Hardtack Teak

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Hardtack Teak
Hardtack I Teak 002.jpg
Information
Country United States
Test series Operation Hardtack I
Test site Johnston Island
Date August 1, 1958
Test type Exoatmospheric
Yield 3.8 Mt

HARDTACK-Teak was an exoatmospheric high altitude nuclear weapon test performed during Operation Hardtack I. It was launched from Johnston Island on a Redstone missile.[1] On 1 August 1958, the 3.8 Mt shot detonated at an altitude of 76.8 km.

Along with HARDTACK-Orange it was one of the two largest high-altitude nuclear explosions.

Planning[edit]

The 3.8 megaton detonation was planned to occur at an altitude of 250,000 feet approximately six miles south of Johnston Island. However, due to a programming failure it burst directly over the island at the desired elevation making the island the effective ground-zero. This brought the explosion 2,000 feet (approximately 2/5ths of a mile) nearer than intended to the launch site control and analysis crews.

Top: Facility on Johnston Island prior to burst. Bottom: Immediately after burst, 76.8km in altitude.

The Teak test was originally planned to be launched from Bikini Atoll, but Lewis Strauss, chairman of the United States Atomic Energy Commission opposed the test because of fears that the flash from the nighttime detonation might blind Islanders who were living on nearby atolls. He finally agreed to approve the high-altitude test on the condition that the launch point be moved from Bikini Atoll to the more remote site at Johnston Island.[2]

Effects[edit]

Teak caused communications impairment over a widespread area in the Pacific basin. This was due to the injection of a large quantity of fission debris into the ionosphere. The debris prevented normal ionospheric reflection of high-frequency (HF) radio waves back towards Earth, which disrupted most long-distance HF radio communications. The nuclear detonation occurred at 1050 UTC on 1 August 1958 (which was 11:50 p.m., Johnston Island local time, on 31 July 1958).[3]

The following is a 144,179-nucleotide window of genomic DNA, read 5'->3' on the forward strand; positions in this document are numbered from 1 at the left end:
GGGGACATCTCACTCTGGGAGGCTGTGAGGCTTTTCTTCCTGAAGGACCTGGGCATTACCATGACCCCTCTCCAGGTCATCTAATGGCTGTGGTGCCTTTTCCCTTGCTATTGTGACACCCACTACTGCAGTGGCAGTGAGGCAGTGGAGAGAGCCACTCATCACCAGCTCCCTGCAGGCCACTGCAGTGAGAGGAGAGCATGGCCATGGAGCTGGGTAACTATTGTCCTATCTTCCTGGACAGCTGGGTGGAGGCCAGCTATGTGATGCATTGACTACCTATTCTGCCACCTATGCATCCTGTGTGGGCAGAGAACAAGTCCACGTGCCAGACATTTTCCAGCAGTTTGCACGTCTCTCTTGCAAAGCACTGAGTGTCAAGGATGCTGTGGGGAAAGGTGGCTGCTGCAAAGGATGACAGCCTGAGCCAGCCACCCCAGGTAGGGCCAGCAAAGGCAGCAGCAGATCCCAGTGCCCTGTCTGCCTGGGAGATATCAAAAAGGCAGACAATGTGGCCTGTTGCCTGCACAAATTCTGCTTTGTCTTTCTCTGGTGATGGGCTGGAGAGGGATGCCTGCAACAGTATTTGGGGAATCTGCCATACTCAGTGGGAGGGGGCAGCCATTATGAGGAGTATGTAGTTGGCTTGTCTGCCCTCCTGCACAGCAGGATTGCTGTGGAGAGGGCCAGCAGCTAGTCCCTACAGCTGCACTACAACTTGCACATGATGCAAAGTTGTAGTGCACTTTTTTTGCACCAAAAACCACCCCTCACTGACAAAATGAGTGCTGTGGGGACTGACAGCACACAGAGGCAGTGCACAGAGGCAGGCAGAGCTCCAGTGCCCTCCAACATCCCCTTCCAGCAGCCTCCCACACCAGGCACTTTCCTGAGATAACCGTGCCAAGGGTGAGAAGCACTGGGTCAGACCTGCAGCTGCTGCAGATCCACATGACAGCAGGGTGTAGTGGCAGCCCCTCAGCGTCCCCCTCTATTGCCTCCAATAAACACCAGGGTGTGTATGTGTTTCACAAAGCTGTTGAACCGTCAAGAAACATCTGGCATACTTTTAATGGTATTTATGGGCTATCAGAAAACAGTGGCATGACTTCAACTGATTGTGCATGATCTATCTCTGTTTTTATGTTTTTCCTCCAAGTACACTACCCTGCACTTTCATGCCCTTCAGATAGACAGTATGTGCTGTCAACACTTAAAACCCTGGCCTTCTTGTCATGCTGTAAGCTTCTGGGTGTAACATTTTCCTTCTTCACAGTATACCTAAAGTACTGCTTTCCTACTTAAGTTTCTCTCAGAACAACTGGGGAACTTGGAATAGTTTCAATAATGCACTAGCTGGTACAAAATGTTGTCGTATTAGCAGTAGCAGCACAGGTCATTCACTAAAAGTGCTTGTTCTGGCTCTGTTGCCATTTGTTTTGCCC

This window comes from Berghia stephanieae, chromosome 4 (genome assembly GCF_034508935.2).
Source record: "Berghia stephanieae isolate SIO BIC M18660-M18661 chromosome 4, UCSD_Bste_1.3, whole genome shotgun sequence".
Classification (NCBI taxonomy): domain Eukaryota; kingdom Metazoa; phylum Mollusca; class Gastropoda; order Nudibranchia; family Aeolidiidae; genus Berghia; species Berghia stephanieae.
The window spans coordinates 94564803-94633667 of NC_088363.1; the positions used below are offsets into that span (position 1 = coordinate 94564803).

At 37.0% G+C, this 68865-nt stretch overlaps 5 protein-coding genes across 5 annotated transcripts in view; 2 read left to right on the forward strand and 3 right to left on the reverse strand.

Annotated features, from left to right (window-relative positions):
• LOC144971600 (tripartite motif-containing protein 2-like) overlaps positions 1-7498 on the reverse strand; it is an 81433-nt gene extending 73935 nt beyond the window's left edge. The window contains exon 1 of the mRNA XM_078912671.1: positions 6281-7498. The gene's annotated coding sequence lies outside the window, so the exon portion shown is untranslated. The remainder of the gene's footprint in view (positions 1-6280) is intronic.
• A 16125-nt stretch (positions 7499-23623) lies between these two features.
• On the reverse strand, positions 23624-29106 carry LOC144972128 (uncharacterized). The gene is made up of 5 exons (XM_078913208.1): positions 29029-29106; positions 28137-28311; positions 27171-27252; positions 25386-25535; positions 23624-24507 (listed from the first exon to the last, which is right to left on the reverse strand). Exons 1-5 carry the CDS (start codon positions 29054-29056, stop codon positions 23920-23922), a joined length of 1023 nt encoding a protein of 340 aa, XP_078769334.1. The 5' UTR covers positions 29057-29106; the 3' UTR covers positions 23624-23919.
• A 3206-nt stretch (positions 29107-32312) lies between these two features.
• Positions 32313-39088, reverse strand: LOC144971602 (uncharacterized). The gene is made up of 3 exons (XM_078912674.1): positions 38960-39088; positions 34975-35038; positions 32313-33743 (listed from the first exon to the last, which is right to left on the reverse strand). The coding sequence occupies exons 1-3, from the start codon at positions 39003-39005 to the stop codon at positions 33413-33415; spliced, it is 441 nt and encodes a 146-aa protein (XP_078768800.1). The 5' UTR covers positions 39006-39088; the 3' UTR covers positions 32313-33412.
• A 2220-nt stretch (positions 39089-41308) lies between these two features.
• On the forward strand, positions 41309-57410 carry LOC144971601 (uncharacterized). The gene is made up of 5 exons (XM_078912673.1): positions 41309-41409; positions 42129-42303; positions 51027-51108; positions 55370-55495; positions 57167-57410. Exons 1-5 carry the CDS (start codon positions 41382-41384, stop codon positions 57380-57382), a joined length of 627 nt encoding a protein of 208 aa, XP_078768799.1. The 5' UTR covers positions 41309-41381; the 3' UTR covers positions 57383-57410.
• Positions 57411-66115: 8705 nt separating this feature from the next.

According to the book Defense's Nuclear Agency 1947–1997, when the Teak detonation occurred:[4]

The Apia Observatory in Western Samoa approximately 2,000 miles to the south described the ". . . violent magnetic disturbance," which heralded ". . . the most brilliant manifestation of the Aurora Australis [Southern Lights] ever seen in Samoa."  The resulting persistent ionization of the low-density atmosphere cut high frequency radio communications with New Zealand for six hours.
In Hawaii, where there had been no announcement of the test, the TEAK fireball turned from light yellow to dark yellow to orange to red. "The red spread in a semi-circular manner until it seemed to engulf a large part of the horizon," one resident told the Honolulu Star-Bulletin. The red glow remained clearly visible in the southwestern sky for half an hour. In Honolulu, military and civilian air traffic communications were interrupted for several hours. At the AFSWP’s Armed Forces Special Weapons Project offices in the Pentagon, Admiral Parker grew concerned for the personnel on Johnston Island as hour after hour passed with no word regarding the test. Finally, some eight hours after TEAK had occurred, the word that all was well came from Luedecke, the commander of Joint Task Force 7 and soon to be General Manager of the AEC. The communications blackout worried others as well. Later AFSWP learned that one of the first radio messages received at Johnston Island once communications were restored was:  "Are you still there?"

References[edit]

  1. ^ Operation HARDTACK Military Effects Studies Part III: High Altitude Tests (1958), Department of Defense documentary film, Lookout Mountain Laboratory USAF.
  2. ^ Defense's Nuclear Agency 1947–1997. Page 139. Defense Threat Reduction Agency, 2002 [1]
  3. ^ Hoerlin, Herman "United States High-Altitude Test Experiences: A Review Emphasizing the Impact on the Environment" Report LA-6405, Los Alamos Scientific Laboratory. October 1976 [2] Retrieved 2009-10-25
  4. ^ Defense's Nuclear Agency 1947–1997. Page 140. Defense Threat Reduction Agency, 2002 [3]